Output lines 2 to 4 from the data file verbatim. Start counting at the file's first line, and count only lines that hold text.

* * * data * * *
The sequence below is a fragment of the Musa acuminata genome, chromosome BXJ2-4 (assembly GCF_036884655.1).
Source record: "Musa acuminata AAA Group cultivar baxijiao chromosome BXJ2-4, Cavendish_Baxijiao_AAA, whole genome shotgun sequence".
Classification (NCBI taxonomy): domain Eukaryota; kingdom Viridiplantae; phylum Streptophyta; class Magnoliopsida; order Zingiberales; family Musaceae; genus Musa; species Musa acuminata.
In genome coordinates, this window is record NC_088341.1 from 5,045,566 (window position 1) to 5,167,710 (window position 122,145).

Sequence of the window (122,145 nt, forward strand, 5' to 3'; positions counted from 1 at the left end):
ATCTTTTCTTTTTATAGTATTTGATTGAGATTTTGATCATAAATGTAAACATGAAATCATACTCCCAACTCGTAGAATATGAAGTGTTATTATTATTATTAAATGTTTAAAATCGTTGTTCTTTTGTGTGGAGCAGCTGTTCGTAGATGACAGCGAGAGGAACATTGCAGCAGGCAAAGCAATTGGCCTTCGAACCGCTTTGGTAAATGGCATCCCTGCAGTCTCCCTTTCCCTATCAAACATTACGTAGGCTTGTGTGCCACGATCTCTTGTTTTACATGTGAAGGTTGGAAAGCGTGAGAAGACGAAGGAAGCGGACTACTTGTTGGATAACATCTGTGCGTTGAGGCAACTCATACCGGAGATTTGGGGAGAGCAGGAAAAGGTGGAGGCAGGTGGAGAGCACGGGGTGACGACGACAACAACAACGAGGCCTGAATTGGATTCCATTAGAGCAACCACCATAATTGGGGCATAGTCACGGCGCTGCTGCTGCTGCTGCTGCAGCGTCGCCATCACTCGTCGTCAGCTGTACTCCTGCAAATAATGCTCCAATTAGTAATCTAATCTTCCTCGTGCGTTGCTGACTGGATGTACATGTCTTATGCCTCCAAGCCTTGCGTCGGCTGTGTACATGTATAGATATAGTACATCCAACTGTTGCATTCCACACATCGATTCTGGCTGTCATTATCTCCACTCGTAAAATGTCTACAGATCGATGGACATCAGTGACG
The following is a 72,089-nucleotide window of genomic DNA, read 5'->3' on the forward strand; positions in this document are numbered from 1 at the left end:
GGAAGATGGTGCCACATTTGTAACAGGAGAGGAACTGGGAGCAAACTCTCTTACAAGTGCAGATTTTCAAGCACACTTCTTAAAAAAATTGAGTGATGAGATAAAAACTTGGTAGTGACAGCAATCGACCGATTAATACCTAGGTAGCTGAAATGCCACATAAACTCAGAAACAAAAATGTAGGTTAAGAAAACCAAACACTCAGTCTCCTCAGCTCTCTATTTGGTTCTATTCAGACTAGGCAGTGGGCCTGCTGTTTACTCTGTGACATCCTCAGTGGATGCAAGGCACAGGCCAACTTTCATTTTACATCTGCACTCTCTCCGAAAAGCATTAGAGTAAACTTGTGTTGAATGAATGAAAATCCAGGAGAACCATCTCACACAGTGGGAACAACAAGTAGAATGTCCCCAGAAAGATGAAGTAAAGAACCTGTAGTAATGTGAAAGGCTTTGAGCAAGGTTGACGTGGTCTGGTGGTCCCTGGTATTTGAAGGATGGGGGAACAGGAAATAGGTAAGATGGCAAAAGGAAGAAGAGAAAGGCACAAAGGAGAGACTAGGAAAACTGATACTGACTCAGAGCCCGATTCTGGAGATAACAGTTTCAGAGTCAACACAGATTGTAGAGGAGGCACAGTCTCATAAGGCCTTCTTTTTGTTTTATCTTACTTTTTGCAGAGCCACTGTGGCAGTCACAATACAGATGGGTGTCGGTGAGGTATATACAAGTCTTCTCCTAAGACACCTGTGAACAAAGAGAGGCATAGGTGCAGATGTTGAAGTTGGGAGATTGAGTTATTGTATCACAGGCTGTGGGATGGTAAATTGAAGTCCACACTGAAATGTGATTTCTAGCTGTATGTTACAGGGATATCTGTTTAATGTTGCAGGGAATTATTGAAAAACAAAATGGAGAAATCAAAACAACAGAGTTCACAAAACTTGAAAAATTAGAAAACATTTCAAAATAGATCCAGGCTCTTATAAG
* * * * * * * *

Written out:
Source record: "Musa acuminata AAA Group cultivar baxijiao chromosome BXJ2-4, Cavendish_Baxijiao_AAA, whole genome shotgun sequence".
Classification (NCBI taxonomy): domain Eukaryota; kingdom Viridiplantae; phylum Streptophyta; class Magnoliopsida; order Zingiberales; family Musaceae; genus Musa; species Musa acuminata.
In genome coordinates, this window is record NC_088341.1 from 5,045,566 (window position 1) to 5,167,710 (window position 122,145).